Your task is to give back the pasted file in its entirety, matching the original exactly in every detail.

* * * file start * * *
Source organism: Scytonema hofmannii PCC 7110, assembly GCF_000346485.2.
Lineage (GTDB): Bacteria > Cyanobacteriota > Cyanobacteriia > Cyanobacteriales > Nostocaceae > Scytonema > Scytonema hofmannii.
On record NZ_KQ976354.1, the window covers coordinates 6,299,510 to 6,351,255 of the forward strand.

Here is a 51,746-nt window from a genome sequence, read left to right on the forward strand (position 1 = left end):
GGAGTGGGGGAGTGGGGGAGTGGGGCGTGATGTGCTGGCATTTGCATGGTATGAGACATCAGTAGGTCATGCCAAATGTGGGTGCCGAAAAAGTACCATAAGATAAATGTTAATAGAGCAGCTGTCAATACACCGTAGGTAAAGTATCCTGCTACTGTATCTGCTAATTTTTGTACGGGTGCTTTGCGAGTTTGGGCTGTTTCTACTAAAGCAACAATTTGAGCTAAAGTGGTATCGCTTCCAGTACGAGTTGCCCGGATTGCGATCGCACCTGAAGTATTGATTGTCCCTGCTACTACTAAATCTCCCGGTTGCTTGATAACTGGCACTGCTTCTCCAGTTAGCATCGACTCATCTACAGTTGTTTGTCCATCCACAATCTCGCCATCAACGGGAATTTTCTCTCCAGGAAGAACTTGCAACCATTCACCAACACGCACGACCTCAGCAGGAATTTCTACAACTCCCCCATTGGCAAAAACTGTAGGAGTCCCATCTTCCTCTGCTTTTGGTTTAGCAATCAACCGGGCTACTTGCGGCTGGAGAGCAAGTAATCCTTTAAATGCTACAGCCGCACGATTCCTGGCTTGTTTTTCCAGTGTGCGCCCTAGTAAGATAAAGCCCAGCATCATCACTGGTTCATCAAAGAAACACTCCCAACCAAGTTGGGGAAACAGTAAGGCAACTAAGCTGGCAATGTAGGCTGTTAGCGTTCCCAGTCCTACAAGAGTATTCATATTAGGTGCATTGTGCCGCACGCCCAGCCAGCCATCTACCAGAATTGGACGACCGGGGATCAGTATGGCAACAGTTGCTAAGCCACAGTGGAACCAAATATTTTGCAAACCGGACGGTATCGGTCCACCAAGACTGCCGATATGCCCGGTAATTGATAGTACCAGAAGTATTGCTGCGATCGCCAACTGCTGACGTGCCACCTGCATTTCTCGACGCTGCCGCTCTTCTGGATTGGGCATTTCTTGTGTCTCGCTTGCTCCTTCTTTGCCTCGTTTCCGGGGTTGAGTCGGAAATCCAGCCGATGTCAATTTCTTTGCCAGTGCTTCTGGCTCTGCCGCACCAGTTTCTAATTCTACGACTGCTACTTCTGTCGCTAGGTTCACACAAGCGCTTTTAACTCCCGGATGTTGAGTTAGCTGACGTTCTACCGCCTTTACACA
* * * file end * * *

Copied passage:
Source organism: Scytonema hofmannii PCC 7110, assembly GCF_000346485.2.
Lineage (GTDB): Bacteria > Cyanobacteriota > Cyanobacteriia > Cyanobacteriales > Nostocaceae > Scytonema > Scytonema hofmannii.
On record NZ_KQ976354.1, the window covers coordinates 6,299,510 to 6,351,255 of the forward strand.

Here is a 51,746-nt window from a genome sequence, read left to right on the forward strand (position 1 = left end):
GGAGTGGGGGAGTGGGGGAGTGGGGCGTGATGTGCTGGCATTTGCATGGTATGAGACATCAGTAGGTCATGCCAAATGTGGGTGCCGAAAAAGTACCATAAGATAAATGTTAATAGAGCAGCTGTCAATACACCGTAGGTAAAGTATCCTGCTACTGTATCTGCTAATTTTTGTACGGGTGCTTTGCGAGTTTGGGCTGTTTCTACTAAAGCAACAATTTGAGCTAAAGTGGTATCGCTTCCAGTACGAGTTGCCCGGATTGCGATCGCACCTGAAGTATTGATTGTCCCTGCTACTACTAAATCTCCCGGTTGCTTGATAACTGGCACTGCTTCTCCAGTTAGCATCGACTCATCTACAGTTGTTTGTCCATCCACAATCTCGCCATCAACGGGAATTTTCTCTCCAGGAAGAACTTGCAACCATTCACCAACACGCACGACCTCAGCAGGAATTTCTACAACTCCCCCATTGGCAAAAACTGTAGGAGTCCCATCTTCCTCTGCTTTTGGTTTAGCAATCAACCGGGCTACTTGCGGCTGGAGAGCAAGTAATCCTTTAAATGCTACAGCCGCACGATTCCTGGCTTGTTTTTCCAGTGTGCGCCCTAGTAAGATAAAGCCCAGCATCATCACTGGTTCATCAAAGAAACACTCCCAACCAAGTTGGGGAAACAGTAAGGCAACTAAGCTGGCAATGTAGGCTGTTAGCGTTCCCAGTCCTACAAGAGTATTCATATTAGGTGCATTGTGCCGCACGCCCAGCCAGCCATCTACCAGAATTGGACGACCGGGGATCAGTATGGCAACAGTTGCTAAGCCACAGTGGAACCAAATATTTTGCAAACCGGACGGTATCGGTCCACCAAGACTGCCGATATGCCCGGTAATTGATAGTACCAGAAGTATTGCTGCGATCGCCAACTGCTGACGTGCCACCTGCATTTCTCGACGCTGCCGCTCTTCTGGATTGGGCATTTCTTGTGTCTCGCTTGCTCCTTCTTTGCCTCGTTTCCGGGGTTGAGTCGGAAATCCAGCCGATGTCAATTTCTTTGCCAGTGCTTCTGGCTCTGCCGCACCAGTTTCTAATTCTACGACTGCTACTTCTGTCGCTAGGTTCACACAAGCGCTTTTAACTCCCGGATGTTGAGTTAGCTGACGTTCTACCGCCTTTACACA